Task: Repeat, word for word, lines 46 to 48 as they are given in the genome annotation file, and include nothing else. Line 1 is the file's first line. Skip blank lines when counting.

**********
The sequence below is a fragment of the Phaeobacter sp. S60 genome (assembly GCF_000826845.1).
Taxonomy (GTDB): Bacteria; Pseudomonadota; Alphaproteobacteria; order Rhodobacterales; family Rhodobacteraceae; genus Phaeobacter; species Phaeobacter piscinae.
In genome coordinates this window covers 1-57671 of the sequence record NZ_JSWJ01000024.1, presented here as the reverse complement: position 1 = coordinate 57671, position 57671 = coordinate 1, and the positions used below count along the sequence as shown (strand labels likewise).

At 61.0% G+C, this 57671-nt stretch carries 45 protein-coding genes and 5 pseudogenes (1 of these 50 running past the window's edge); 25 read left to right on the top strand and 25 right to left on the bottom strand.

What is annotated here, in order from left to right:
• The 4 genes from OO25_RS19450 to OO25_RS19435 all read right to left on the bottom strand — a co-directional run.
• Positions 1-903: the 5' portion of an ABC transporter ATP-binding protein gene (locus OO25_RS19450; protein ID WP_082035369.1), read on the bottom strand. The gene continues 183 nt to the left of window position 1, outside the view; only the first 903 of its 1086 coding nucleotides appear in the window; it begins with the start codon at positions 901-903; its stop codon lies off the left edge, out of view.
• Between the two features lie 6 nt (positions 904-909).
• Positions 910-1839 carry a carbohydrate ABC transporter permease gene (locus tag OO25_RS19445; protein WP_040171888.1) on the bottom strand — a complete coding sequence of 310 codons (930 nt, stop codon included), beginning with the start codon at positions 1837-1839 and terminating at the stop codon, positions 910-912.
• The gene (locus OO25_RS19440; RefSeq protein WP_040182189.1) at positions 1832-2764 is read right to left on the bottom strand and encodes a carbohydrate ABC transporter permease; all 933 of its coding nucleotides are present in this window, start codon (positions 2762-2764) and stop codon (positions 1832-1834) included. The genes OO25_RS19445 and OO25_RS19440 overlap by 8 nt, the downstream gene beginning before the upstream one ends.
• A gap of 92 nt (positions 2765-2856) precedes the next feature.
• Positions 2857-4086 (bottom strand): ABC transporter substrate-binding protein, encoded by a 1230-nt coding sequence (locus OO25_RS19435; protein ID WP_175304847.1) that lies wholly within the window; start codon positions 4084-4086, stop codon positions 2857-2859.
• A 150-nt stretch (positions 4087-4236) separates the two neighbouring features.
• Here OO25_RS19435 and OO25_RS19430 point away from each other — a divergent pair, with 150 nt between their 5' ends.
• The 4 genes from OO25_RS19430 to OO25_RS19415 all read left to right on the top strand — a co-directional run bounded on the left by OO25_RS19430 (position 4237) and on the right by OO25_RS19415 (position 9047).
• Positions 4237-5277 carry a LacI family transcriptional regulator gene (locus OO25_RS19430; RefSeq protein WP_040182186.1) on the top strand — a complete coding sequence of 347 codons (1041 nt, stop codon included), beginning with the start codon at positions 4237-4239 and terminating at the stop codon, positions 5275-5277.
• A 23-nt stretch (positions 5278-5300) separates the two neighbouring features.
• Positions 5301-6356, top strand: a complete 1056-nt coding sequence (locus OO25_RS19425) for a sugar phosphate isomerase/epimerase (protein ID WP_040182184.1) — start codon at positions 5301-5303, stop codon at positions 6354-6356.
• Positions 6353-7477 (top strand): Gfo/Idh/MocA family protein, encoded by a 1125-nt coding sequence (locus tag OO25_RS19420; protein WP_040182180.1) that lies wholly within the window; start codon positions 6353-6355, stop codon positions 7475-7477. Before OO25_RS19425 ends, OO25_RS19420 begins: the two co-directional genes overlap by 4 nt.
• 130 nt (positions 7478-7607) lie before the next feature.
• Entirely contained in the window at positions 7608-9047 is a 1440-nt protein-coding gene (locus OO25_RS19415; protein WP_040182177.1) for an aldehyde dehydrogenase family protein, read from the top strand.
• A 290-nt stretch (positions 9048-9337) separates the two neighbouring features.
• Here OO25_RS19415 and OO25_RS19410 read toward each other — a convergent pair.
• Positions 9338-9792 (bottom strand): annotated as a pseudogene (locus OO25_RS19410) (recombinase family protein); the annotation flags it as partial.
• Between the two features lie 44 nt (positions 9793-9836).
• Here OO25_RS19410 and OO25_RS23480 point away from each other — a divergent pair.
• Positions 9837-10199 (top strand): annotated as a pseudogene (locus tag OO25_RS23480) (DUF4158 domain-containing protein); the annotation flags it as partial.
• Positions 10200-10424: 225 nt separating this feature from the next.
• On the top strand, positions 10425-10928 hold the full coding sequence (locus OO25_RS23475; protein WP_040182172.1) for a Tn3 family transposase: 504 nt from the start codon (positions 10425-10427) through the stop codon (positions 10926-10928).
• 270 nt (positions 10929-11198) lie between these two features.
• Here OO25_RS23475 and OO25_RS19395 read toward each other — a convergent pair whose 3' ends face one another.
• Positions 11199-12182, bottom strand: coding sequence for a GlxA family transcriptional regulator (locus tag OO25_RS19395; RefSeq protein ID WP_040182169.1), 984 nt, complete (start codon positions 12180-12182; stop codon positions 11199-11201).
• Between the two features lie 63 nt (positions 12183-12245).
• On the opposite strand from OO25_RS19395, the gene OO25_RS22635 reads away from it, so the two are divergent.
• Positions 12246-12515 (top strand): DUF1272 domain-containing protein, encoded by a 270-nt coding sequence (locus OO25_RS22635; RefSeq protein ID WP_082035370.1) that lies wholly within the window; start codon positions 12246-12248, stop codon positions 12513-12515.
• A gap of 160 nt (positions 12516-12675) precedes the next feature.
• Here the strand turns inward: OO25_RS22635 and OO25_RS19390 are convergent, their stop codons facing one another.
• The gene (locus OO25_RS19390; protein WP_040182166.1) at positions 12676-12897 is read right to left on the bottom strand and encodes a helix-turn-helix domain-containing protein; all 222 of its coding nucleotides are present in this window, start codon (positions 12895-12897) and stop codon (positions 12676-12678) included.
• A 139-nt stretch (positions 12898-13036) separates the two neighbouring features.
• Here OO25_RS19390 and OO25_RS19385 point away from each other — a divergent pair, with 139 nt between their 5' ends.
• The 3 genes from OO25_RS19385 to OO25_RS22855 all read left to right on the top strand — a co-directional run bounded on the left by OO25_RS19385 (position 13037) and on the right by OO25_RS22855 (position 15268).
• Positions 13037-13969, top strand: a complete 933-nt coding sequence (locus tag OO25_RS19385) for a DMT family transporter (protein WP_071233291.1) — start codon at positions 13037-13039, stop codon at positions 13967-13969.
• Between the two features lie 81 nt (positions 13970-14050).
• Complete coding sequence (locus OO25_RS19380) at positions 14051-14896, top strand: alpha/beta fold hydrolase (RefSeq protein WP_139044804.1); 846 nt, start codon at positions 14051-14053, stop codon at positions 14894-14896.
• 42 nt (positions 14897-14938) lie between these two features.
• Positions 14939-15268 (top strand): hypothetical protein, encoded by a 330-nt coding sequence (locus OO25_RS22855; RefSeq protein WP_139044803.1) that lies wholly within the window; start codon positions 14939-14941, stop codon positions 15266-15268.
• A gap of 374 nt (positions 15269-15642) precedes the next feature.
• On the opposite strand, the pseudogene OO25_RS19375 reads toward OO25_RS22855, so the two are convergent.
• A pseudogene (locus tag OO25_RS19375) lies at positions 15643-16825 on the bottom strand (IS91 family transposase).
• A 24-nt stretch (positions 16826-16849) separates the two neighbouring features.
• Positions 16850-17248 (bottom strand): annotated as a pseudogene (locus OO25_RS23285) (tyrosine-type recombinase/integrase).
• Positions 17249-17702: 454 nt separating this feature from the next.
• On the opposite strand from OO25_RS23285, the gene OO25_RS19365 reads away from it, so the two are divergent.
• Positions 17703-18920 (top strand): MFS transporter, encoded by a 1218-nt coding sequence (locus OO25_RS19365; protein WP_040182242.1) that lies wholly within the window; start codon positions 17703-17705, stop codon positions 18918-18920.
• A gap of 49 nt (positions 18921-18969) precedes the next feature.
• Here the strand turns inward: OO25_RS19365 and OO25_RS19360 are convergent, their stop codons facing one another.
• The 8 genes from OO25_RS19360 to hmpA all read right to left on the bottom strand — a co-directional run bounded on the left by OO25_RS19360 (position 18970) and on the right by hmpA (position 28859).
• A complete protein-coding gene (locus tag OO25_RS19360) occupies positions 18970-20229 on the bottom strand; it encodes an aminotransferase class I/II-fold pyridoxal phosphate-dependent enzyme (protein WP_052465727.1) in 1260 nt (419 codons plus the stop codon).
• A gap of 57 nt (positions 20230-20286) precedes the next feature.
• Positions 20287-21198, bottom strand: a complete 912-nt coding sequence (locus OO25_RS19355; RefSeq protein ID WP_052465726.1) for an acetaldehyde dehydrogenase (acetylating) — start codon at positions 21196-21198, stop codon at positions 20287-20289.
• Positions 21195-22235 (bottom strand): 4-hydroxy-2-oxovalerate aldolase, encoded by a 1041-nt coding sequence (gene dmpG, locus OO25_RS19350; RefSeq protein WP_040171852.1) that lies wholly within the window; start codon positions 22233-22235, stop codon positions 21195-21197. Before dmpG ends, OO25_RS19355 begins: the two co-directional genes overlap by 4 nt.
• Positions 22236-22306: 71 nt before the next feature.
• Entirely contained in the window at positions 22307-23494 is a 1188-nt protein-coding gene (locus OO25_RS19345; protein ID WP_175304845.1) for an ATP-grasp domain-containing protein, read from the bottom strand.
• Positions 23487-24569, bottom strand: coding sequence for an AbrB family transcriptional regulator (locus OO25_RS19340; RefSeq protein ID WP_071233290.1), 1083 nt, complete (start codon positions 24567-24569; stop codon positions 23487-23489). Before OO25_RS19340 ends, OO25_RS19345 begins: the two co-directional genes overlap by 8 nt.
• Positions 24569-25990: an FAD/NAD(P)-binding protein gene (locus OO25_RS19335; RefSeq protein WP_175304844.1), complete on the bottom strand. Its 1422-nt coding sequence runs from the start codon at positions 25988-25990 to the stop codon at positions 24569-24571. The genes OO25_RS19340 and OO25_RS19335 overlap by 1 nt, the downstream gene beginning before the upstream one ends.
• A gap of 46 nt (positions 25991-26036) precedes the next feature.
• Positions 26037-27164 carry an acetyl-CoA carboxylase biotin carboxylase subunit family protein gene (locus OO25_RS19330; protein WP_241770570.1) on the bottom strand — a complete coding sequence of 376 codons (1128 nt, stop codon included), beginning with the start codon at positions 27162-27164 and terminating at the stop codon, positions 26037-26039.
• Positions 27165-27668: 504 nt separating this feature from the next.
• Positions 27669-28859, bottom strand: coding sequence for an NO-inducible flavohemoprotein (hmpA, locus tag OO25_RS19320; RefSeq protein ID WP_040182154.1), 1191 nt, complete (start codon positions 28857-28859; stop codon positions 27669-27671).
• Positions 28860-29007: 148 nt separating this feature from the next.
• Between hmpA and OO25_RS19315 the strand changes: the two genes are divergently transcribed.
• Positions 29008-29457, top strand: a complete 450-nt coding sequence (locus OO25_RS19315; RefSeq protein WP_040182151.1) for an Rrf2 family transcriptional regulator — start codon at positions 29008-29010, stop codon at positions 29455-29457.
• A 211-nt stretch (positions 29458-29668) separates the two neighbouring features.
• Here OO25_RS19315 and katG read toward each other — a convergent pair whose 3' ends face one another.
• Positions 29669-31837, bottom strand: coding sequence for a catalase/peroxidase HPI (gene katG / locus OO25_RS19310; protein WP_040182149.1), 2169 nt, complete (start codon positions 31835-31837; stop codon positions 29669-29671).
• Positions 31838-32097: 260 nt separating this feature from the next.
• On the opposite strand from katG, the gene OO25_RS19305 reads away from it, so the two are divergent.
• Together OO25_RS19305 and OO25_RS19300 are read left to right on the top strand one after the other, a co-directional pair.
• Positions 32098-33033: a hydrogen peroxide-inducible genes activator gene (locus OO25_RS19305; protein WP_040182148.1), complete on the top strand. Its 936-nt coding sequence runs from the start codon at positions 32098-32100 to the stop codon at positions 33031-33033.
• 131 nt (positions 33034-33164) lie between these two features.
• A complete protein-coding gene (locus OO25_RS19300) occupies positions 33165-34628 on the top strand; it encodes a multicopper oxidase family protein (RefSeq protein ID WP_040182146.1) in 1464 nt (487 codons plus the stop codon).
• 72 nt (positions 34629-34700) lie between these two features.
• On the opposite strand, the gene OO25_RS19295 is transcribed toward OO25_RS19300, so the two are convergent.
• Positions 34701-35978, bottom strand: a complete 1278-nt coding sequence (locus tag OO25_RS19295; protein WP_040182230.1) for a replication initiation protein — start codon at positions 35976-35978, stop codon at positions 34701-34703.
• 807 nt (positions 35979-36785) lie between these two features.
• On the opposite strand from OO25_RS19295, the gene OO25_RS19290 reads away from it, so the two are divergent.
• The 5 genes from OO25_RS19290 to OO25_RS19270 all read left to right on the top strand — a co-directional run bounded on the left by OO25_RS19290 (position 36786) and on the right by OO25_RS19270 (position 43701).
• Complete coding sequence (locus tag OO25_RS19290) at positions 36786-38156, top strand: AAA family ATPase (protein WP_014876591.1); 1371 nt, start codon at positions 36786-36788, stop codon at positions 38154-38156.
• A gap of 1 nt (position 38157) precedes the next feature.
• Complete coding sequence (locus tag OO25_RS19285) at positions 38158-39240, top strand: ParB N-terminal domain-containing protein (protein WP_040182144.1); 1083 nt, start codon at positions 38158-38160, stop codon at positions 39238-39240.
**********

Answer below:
• Positions 14939-15268 (top strand): hypothetical protein, encoded by a 330-nt coding sequence (locus OO25_RS22855; RefSeq protein WP_139044803.1) that lies wholly within the window; start codon positions 14939-14941, stop codon positions 15266-15268.
• A gap of 374 nt (positions 15269-15642) precedes the next feature.
• On the opposite strand, the pseudogene OO25_RS19375 reads toward OO25_RS22855, so the two are convergent.